Fig. 2
figure 2

Flowchart of the AHP Process


Experts surveyed in this study are from diverse fields. Questionnaire 1 was sent to 110 experts and 38 of them have provided feedback. Figure 3 summarizes areas of expertise of the 38 experts. Each expert’s response is analyzed using the AHP consistency test [13]. Among the 38 experts, 23 experts have provided responses that are consistent in terms of pairwise comparisons of criteria in Questionnaire 1. In other words, 61% of responses are consistent; this percentage is lower than expected. One reason for the low consistency rate is the number of criteria. This study investigates five assessment criteria, which require 10 pairwise comparisons. Experts may be prone to inadvertent mistakes in performing a large number of pairwise comparisons. Another reason for the low consistency rate is that Questionnaire 1 is completed by experts online. There is no real-time interaction that can further explain the questions in the questionnaire and guide the expert through the survey. Appendix 3 summarizes experts’ responses to Questionnaire 1. The geometric means of the responses from the 23 experts are calculated and normalized (Table 4).

Fig. 3
figure 3

Experts Completing Questionnaire 1

Table 4 Weights of the criteria according to experts

Weights in Table 4 together with performance scores obtained from Questionnaire 2 are used to calculate an overall score for each energy alternative for a particular city. Weights in Table 4 are independent of geographical locations or municipalities whereas experts’ assessment in response to Questionnaire 2 is for a particular location or municipality. To calculate the independent weight for a criterion, every expert’s response to a question “Which one of the two criteria is more important than the other, and at what level?” is given a scale between “1” and “9” (Table 5). For example, if criterion X is more important than criterion Y and it has strong importance, then criterion X has a scale of “5” (Table 5) and criterion Y has a scale of “\( \frac{1}{5} \),” which is the reciprocal of “5.” Responses from multiple experts for each criterion are then aggregated to calculate the geometric mean, which is then normalized to compute the weight for the criterion.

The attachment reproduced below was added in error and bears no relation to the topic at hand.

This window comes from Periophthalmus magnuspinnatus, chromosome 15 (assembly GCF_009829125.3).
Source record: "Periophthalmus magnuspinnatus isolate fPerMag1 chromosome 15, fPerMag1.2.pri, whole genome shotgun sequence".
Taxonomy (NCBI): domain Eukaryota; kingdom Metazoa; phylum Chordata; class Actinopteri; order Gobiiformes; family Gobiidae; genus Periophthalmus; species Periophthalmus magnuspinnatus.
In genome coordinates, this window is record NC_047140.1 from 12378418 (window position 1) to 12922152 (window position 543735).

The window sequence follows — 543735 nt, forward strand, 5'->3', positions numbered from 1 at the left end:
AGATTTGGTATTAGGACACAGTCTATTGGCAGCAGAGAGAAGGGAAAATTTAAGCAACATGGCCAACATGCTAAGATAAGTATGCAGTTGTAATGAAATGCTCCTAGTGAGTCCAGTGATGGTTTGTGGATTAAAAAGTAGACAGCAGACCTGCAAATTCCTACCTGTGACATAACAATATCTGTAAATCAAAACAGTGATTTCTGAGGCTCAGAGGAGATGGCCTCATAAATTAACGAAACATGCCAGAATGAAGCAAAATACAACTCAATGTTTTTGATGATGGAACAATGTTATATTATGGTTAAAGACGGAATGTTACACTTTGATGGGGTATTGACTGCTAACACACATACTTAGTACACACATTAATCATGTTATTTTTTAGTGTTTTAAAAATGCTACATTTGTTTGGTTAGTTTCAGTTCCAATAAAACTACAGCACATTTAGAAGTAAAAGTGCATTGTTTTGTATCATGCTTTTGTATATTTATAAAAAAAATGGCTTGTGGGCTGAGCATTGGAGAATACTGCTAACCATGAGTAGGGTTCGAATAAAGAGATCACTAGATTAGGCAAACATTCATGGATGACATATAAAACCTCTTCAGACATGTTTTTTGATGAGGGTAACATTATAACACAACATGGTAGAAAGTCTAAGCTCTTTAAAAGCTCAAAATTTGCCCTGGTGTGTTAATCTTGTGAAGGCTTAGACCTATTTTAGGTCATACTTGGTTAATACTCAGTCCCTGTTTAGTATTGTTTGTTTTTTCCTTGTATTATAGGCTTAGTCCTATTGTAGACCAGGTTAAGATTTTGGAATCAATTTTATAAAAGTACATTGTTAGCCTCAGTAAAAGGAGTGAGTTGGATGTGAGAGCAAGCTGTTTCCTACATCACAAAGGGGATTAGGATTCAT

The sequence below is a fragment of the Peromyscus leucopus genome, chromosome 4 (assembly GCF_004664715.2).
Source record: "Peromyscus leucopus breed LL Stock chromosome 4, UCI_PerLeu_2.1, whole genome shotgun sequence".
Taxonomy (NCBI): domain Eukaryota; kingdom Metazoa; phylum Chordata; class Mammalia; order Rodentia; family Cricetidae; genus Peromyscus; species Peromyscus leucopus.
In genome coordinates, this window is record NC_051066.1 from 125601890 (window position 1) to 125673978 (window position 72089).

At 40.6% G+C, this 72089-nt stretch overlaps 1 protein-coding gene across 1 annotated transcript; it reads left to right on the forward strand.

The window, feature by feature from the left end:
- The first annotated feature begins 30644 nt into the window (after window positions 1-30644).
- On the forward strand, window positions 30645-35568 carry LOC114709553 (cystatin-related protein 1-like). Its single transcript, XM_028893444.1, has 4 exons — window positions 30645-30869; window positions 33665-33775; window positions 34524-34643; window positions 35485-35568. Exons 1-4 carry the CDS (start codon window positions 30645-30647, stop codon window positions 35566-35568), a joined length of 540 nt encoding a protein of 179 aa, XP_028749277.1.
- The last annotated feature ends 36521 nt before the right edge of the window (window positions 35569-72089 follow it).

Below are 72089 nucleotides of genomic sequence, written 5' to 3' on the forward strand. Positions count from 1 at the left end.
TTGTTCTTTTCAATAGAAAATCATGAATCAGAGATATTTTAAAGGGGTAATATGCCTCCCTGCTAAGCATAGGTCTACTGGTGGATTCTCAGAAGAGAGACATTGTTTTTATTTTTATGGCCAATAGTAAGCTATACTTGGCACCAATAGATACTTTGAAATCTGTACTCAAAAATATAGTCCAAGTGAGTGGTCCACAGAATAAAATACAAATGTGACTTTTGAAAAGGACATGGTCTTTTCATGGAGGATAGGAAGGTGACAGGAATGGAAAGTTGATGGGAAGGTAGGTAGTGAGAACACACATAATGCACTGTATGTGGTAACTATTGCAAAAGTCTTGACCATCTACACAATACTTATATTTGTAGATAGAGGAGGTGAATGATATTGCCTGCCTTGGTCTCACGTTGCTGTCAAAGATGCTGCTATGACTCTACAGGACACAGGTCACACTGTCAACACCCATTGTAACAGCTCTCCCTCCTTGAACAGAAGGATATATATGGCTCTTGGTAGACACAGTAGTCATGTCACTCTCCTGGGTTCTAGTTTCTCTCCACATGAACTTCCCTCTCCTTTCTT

Table 5 Scales for calculating weights for criteria [13]

Questionnaire 2 is completed by three experts each of which is an expert for one of the three cities selected for this study, Chengdu, Eskisehir, and Chicago. Experts’ responses to Questionnaire 2 are obtained through face-to-face interviews. At the beginning of an interview, the expert receives a detailed briefing on questions and the meaning of scores in Questionnaire 2. During the interview, the expert provides a score for each energy alternative and criterion. Scores are between 0 and 10 (Table 3 in the “Results” section). After the expert completes all questions in Questionnaire 2, the expert is shown the completed response and is asked to complete all questions again to allow the expert to confirm and fine-tune the response. Table 6 summarizes the results of Questionnaire 2 after responses from all three experts are collected and normalized. In Table 6, “C” represents cost, “MC” represents maximum capacity, “EI” represents environmental impact, “JC” represents job creation, and “S” represents security. Results in Tables 4 and 6 are then aggregated through matrix multiplications to calculate a weighted total performance score for each energy alternative and city (Table 7).